MPCs and FDA dairy definitions on hot seat


WASHINGTON – Talk about dairy products is heating up in Washington and it doesn’t have anything to do with milk prices.

MPCs and FDA. Imported milk protein concentrates, or MPCs, are back in the news on two fronts. Legislation to sock a 71- to 98-cent tariff on each pound of imported MPCs is pushing for co-sponsors, and a group of U.S. senators are opposing changes to the Food and Drug Administration’s “standard of identity” for certain dairy products.

New York’s Charles Schumer came out swinging late last month, saying increased imports of MPCs from New Zealand, Australia, Canada and Europe cost New York dairy farmers $96 million last year.

Western New York farmers were the hardest hit last year, Schumer said, losing an estimated $21.43 million.

“These MPCs are foreign producers’ unfair way of getting around tariffs and it’s got to stop now,” Schumer said.

The N.Y. Democrat was hoping to drum up support for S.560 introduced early in 2003 by Sen. Larry Craig of Idaho.

The bill, referred to the Senate Committee on Finance, would impose tariff-rate quotas and duty rates on certain casein, caseinates, milk protein concentrate and other casein derivatives imported into the United States, except for imports from Mexico.

Schumer joined the ranks of 33 co-sponsors last year. Neither Ohio senator is a co-sponsor. In Pennsylvania, Sen. Arlen Specter has signed on as a bill supporters.

Schumer claims imported dairy ingredients like MPCs avoid U.S. tariffs on nonfat dry milk.

Penn State ag economist Ken Bailey released an assessment on U.S. trade in milk and dairy products for 2003 in March. His analysis shows the U.S. imported more protein in dairy products in 2003 than the year before, and imported less milkfat.

Imports of dairy products exceed exports, Bailey said, and imports have grown “significantly” since 1997.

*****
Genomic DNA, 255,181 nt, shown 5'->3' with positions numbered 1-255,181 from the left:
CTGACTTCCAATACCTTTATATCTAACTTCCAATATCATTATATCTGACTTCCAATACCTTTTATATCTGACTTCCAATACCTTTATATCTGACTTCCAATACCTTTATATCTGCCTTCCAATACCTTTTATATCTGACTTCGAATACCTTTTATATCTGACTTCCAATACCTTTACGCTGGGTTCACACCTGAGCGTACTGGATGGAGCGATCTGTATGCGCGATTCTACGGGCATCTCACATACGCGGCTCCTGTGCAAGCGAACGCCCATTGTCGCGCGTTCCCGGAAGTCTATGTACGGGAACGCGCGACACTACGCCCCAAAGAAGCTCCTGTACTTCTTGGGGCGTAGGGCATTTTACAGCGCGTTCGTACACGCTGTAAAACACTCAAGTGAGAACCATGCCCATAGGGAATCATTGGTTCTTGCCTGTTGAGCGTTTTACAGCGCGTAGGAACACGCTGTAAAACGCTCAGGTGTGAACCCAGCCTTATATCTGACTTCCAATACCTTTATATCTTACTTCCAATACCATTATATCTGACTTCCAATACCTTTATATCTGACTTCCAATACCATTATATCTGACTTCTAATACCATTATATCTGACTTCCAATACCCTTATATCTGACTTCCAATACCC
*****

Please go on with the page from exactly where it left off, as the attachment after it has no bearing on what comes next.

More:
Net imports of protein, however, are still below the high of 2000, the economist added.

Domestic help. In addition to S.560, other MPC-related legislation is in the hopper.

On April 27, Rep. Devin Nunes, a Republican member of the House Agriculture Committee from California, introduced a bill to develop a domestic casein and milk protein concentrate industry.

The bill has 11 cosponsors, including Ohio’s Steve LaTourette and Pennsylvania’s Don Sherwood.

Nunes’ bill seeks a program through the Commodity Credit Corporation to make payments, on a bid basis, to companies that produce and market dairy proteins produced form liquid skim milk.

The goal, proponents say, is to stop the flood of imports by shoring the domestic manufacture of proteins.

The bill is assigned to the ag committee.

Yet another bill. U.S. Senators Jim Jeffords, R-Vt., and Russell Feingold, D-Wis., teamed up to introduce the “Quality Cheese Act” in January 2003.

It would ban products that contain dry ultra-filtered milk products or casein from being labeled as domestic natural cheese.

S.40 was referred to the Committee on Agriculture, Nutrition and Forestry in January 2003, where it still awaits action.

Most milk protein concentrate used in the cheese industry is used either in the starter culture or in nonstandard cheeses like ricotta or feta. Penn State’s Ken Bailey said cheeses with a Code of Federal Regulations’ “standard of identity,” which is most natural cheese product in the United States, don’t allow the use of MPC outside of the starter culture.

FDA definition. Lawmakers, producers and processors have all come out of the woodwork to speak out on the Food and Drug Administration’s proposed changes to “standard of identity” regulations for certain dairy products.

The FDA is considering changing regs to allow the use of dry milk protein concentrate, among numerous other standards.

Existing standards are “incomplete, unclear and outdated,” says the National Yogurt Association, which support changes.

The existing Codex general cheese standard and U.S. cheese standards do not have any reference to protein levels, adds the International Dairy Foods Association.

But 18 senators who opposed broadening MPC imports under a new definition wrote acting FDA administrator Lester Crawford last month.

“The last thing we need right now would be to have FDA open the doors for wholesale changes in the definition of cheese,” said Wisconsin’s U.S. senator, Herb Kohl.

The senators said unless tariff treatment is given to MPC imports, allowing increased use of dry MPC in certain dairy products would hurt the domestic dairy industry.


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